Working with women’s groups is more efficient – a rupee spent on women goes further than on men
A group of women in the fishing village of Thantirayankuppam in India are members of a self-help group, a cooperative that gathers regularly to arrange loans for members in distress and provide counselling to one another.
The biggest problem the group faces is the high number of female suicides. A woman had been driven to suicide by her husband. He drank and gambled; he beat her. Such behavior was the cause of virtually all the recent suicide attempts in the village.
It’s a familiar story around here, and it’s one of the reasons almost all the self-help groups in this area are aimed solely at women. Talk to development workers involved in the groups, and they’ll list all the reasons men are difficult to work with: they drink, they gamble, they fight, they bring politics into the groups, and they spend loans intended for the family on alcohol or entertainment.
In the 1990s, it became popular to talk about “engendering development.” The stated goal was to include more women in the development process, to right historical gender inequalities and make sure that aid money flowed equally to both sexes.
These are laudable goals. But what often goes unspoken in the practice of engendered development is that aid agencies want to work with women not just because they have traditionally been excluded, but also because men are harder to work with.
Indeed, in many ways, and in striking contrast to women, men often represent something of an impediment to development. Jerald Moris, has been working in rural development for more than 20 years: “Working with women’s groups is more efficient.” He added that a rupee spent on women goes further than on men.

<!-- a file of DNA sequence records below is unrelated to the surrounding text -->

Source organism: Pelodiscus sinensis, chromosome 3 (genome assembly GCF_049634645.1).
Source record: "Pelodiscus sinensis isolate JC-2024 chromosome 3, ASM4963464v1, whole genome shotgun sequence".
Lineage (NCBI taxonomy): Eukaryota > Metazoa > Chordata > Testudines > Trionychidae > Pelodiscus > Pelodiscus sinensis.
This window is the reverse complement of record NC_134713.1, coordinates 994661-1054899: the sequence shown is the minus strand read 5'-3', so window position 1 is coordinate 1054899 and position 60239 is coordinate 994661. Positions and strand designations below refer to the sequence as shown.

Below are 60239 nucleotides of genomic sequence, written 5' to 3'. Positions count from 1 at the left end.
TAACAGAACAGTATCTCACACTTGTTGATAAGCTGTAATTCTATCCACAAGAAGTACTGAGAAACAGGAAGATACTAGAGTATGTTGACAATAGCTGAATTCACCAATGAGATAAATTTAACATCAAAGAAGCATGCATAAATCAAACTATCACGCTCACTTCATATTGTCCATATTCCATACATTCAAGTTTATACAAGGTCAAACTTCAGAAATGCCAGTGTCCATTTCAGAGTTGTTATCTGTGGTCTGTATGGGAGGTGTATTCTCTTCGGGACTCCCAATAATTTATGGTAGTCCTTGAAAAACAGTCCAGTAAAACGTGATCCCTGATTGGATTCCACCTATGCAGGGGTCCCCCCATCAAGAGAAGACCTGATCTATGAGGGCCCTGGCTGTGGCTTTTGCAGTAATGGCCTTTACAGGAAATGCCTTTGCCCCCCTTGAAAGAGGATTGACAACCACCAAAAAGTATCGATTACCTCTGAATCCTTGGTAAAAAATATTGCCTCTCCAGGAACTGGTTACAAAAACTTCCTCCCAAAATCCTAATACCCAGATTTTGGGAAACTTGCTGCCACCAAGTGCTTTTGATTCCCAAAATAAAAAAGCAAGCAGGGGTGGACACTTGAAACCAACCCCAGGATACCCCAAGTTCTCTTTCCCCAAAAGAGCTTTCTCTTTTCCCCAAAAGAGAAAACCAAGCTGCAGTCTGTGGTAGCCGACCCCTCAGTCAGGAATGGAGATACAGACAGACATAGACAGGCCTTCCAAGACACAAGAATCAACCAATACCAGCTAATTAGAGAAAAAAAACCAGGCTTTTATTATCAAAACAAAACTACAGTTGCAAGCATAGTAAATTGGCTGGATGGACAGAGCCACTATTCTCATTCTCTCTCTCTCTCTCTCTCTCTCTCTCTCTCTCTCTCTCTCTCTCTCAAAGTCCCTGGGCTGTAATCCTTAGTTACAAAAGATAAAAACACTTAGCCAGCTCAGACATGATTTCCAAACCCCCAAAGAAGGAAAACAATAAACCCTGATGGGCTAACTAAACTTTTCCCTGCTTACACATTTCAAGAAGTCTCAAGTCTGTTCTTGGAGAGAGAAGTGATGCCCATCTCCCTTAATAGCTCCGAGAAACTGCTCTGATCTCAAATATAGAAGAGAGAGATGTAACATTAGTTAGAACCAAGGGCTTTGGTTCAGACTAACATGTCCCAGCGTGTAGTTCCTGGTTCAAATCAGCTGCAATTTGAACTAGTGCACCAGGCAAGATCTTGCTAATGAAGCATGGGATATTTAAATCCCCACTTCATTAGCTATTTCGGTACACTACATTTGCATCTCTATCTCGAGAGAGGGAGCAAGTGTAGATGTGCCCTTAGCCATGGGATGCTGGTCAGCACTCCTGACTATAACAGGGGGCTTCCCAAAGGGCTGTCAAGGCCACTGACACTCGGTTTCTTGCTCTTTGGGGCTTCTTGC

Such talk isn’t politically correct, of course. The literature on engendered development is full of pieties about the need to include both men and women, and about the vital partnering role that men play in fostering economic and social progress.
Men generally earn more than women, but they tend to spend much of their income outside the household. Women, aid workers say, are far more likely to spend their meager incomes or loans received through self-help groups on the family.
Men are more likely to discriminate against female children, pulling them out of school early and marrying them off at a young age.
In many village households, fathers will insist that they and male children are fed first. If there is, for example, a limited quantity of meat, it might be reserved for male members of the family.
These are just some of the reasons that aid groups find it more productive to work with women than men. Their preferences are backed up by empirical studies. The economist Amartya Sen, for instance, has often drawn attention to the fact that women’s education and employment levels are among the best determinants of child mortality, fertility and other development indicators.
In other words, focusing resources on women is, to use Mr. Moris’s phrase, a “more efficient” way of spurring general development.
They cited the usual list of difficulties in working with men — alcoholism, irregular attendance at meetings, poor loan repayment rates, violence.
Men, Mr. Moris said, were more likely to discuss and argue over politics, creating friction within groups and sometimes leading to their dissolution.
Mr. Moris explains why, despite the difficulties, he had been interested in men’s groups. He said that he had been struck by a sense of exclusion and discrimination felt by many men he came across in the villages. They complained that they were being left out of the development process. Some worried they were losing their status at home because it was easier for their wives to get loans.
It is perhaps hard to feel sorry for men: they drink, beat their wives, neglect their families.
But if the goal of development is to overcome obstacles to progress, then, precisely because they are often difficult and obstructionist, it would seem that men have to be part of the process.